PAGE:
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In economics, inflation is a rise in the general prices of goods and services in an economy over a period of time. When the general price level rises, each unit of currency buys fewer goods and services. Consequently, inflation also reflects an erosion in the purchasing power of money and a loss of real value in the internal medium of exchange and unit of account in the economy. A chief measure of price inflation is the inflation rate, the annualized percentage change in a general price index (normally the Consumer Price Index) over time.
Inflation’s effects on an economy are various and can be simultaneously positive and negative. Negative effects of inflation include a decrease in the real value of money and other monetary items over time, uncertainty over future inflation which may discourage investment and savings, and if inflation is rapid enough, shortages of goods as consumers begin hoarding out of concern that prices will increase in future.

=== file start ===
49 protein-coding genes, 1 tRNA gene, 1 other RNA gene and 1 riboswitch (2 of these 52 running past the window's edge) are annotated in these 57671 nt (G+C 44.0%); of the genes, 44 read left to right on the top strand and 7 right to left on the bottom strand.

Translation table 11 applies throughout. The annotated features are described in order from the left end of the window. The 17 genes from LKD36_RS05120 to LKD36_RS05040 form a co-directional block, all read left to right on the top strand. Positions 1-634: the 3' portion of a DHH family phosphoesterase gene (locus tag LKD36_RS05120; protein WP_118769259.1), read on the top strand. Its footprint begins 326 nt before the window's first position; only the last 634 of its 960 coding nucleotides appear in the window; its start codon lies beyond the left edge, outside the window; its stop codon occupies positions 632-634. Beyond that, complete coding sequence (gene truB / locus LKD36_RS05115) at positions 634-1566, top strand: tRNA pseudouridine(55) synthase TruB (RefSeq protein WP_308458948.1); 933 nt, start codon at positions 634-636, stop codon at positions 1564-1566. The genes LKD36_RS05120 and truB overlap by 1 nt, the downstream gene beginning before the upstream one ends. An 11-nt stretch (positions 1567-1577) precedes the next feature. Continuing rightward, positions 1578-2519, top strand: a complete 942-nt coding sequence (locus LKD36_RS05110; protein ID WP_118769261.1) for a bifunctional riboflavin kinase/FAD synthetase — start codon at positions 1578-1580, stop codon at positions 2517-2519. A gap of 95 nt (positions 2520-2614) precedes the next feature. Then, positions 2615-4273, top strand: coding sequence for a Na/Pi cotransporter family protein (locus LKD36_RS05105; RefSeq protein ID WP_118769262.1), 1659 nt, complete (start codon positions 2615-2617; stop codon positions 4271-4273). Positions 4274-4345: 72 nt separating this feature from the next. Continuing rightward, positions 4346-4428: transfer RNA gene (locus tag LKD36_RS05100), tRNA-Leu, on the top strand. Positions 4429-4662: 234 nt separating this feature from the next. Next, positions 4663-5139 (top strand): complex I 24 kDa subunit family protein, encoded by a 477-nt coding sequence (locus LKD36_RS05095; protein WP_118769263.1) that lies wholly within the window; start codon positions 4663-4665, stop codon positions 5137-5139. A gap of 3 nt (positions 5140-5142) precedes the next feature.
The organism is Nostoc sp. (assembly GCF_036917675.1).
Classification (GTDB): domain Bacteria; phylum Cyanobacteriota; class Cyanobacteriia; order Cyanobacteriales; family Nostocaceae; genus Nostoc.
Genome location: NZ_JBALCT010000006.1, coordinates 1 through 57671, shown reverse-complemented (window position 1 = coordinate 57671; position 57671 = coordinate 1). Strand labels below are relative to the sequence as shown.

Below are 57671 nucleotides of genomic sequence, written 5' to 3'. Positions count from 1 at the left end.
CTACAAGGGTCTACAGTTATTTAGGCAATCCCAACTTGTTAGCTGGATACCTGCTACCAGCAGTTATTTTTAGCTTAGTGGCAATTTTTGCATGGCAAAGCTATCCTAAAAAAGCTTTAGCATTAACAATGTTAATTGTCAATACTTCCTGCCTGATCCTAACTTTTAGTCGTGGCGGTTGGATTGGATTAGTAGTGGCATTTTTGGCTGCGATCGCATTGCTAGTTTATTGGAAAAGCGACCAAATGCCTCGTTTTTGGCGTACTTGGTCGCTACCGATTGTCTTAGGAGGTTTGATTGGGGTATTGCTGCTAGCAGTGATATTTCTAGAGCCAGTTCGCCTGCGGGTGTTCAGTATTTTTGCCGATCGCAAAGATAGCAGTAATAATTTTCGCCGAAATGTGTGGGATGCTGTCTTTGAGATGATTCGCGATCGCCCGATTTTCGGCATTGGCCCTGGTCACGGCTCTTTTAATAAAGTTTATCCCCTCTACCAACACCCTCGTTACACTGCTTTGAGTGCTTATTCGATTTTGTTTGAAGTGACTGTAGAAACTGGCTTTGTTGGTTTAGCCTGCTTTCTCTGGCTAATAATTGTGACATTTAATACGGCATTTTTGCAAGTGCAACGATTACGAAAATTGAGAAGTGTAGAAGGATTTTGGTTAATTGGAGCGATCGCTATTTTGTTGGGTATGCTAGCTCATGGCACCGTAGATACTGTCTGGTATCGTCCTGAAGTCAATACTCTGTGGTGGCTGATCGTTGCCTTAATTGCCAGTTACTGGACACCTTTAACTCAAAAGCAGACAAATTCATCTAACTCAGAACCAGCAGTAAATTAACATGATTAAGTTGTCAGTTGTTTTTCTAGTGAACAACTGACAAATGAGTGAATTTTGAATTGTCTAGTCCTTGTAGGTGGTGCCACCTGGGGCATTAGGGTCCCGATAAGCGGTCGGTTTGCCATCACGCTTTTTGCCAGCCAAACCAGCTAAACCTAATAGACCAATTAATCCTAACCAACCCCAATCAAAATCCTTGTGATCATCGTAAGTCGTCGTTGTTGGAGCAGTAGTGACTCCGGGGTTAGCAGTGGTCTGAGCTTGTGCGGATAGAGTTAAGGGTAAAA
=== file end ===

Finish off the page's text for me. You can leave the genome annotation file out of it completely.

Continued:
Positive effects include ensuring central banks can adjust nominal interest rates (intended to mitigate recessions) and encouraging investment in non-monetary capital projects. As a result, prices go up. In simple terms, inflation is a sharp upward movement in the price level. This situation is painful for people with low incomes.
There are many causes of inflation. Hoarding, black marketing lack of industry, lack of production, unstable economic and political conditions, are some of the major causes of inflation. An efficient government system can control inflation through the implementation of strict laws.